Breaking with the past, contemporary scholars dispute the cosca’s autonomy. Similar to other fraternal organizations, multiple local chapters are shown to foster mutual recognition across a broad terrain—an asset for long-distance trafficking in cigarettes, narcotics, and, of late, clandestine sex workers and migrants. In the 1890s in the bandit corridor that straddled interior Sicily, mafiosi organized the theft and hidden slaughter of livestock for sale in urban markets (at one point, including Tunisia); in the orchards near Palermo, they controlled not only the protection of crops and water for irrigation, but also the movement of citrus fruit to the Brooklyn docks. Recent research further suggests a relationship between far-flung trafficking, generally more lucrative than neighborhood rackets, and the Mafia’s felt need to create structures and lay down rules at a translocal level. One example is the Cupola, or “Commission,” set up to coordinate groups in the province of Palermo, and then throughout western Sicily, in the 1960s through 1980s, to which intermediate districts sent representatives. At first considered derivative of a U.S. Mafia Commission dating to the 1930s, it is now believed to have had a forerunner in a similar Sicilian structure, the Conferenza, at the turn of the twentieth century.

Knowledge of the U.S. Mafia initially expanded with Estes Kefauver’s Senate hearings in 1950 and 1951; the FBI’s 1958 analysis following the spectacular if accidental 1957 raid of a secret meeting in Apalachin, New York; the McClellan Committee hearings on labor racketeering, prompted by the same event; and the probes of Robert Kennedy, chief counsel to John McClellan and then attorney general (until 1964). Under Kennedy, the Justice Department negotiated the terms by which a low-level mafioso, Joe Valachi, would testify about his experiences in the Mafia—testimony that exposed, among other things, the illusive term cosa nostra.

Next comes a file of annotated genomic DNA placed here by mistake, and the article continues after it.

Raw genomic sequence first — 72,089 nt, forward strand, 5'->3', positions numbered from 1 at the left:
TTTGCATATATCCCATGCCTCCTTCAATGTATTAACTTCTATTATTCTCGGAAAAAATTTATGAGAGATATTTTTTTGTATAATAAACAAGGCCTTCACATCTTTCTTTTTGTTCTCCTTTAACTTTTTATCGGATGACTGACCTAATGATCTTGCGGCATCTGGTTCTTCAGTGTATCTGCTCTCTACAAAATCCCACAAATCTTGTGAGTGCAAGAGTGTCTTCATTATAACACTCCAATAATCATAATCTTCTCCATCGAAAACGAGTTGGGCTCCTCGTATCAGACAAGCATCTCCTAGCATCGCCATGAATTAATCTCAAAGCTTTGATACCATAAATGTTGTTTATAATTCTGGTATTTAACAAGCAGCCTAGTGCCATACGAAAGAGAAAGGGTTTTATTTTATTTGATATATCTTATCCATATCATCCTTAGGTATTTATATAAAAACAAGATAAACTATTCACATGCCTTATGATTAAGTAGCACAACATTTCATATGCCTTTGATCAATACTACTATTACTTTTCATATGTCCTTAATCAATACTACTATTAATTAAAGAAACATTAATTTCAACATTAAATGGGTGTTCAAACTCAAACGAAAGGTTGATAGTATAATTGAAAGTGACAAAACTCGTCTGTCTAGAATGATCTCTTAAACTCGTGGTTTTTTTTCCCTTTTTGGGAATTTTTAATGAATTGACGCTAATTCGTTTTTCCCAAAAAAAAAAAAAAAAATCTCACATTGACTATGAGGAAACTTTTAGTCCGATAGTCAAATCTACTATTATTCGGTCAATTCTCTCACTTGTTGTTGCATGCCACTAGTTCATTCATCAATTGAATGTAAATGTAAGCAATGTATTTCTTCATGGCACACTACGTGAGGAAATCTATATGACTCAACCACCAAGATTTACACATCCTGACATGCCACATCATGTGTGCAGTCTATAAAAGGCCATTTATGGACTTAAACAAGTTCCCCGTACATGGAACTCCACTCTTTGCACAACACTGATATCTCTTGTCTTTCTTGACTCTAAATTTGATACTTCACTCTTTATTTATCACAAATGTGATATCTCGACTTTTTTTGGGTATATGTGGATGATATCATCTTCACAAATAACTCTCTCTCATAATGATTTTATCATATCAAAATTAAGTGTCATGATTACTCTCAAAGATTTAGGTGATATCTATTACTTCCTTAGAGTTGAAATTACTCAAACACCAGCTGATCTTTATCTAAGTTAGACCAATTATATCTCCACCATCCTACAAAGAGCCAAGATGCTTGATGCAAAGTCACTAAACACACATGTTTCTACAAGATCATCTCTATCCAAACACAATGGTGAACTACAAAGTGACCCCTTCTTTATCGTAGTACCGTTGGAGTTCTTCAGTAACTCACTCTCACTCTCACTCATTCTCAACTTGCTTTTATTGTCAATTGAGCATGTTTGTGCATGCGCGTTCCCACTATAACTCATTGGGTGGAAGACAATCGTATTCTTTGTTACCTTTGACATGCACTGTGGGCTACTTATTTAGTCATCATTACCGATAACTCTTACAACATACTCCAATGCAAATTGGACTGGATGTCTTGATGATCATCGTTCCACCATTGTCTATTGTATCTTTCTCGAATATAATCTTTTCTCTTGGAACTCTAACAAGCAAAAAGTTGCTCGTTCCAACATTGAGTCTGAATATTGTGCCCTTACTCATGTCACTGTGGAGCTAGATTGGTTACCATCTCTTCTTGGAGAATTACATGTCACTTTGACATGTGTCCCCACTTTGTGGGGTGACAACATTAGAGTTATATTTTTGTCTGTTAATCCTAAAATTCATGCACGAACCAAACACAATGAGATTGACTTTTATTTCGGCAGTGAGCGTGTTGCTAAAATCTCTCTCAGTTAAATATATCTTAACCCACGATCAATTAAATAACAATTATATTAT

More or less sidestepping these state-centered sources, social scientists of the time analyzed organized crime in relation to the difficulties faced by early twentieth-century immigrants—Irish and Jewish as well as Italian—as they tried to earn a livelihood, benefit from corrupt political machines, and resist being criminalized by racism. (In the case of Italians, racial stereotyping included accusations of membership in a mysterious “black hand” organization, and numerous lynchings; eleven Sicilians were victims of the largest mass lynching in U.S. history in New Orleans, in 1891.) Images in print media, film, and television further complicate social analysis. The novel The Godfather (1969) and its film versions (1970s), produced by Italian Americans upset with racial stereotypes, romanticize their subject for outsiders. Other films such as Martin Scorsese’s Goodfellas (1990), based on the 1985 book Wiseguy by journalist Nicolas Pileggi, and the television serial The Sopranos (in which Italian Americans have also been involved) dramatize a model of masculinity that combines a haughty attractiveness with a dangerous readiness to retaliate against any perceived offense with gratuitous violence.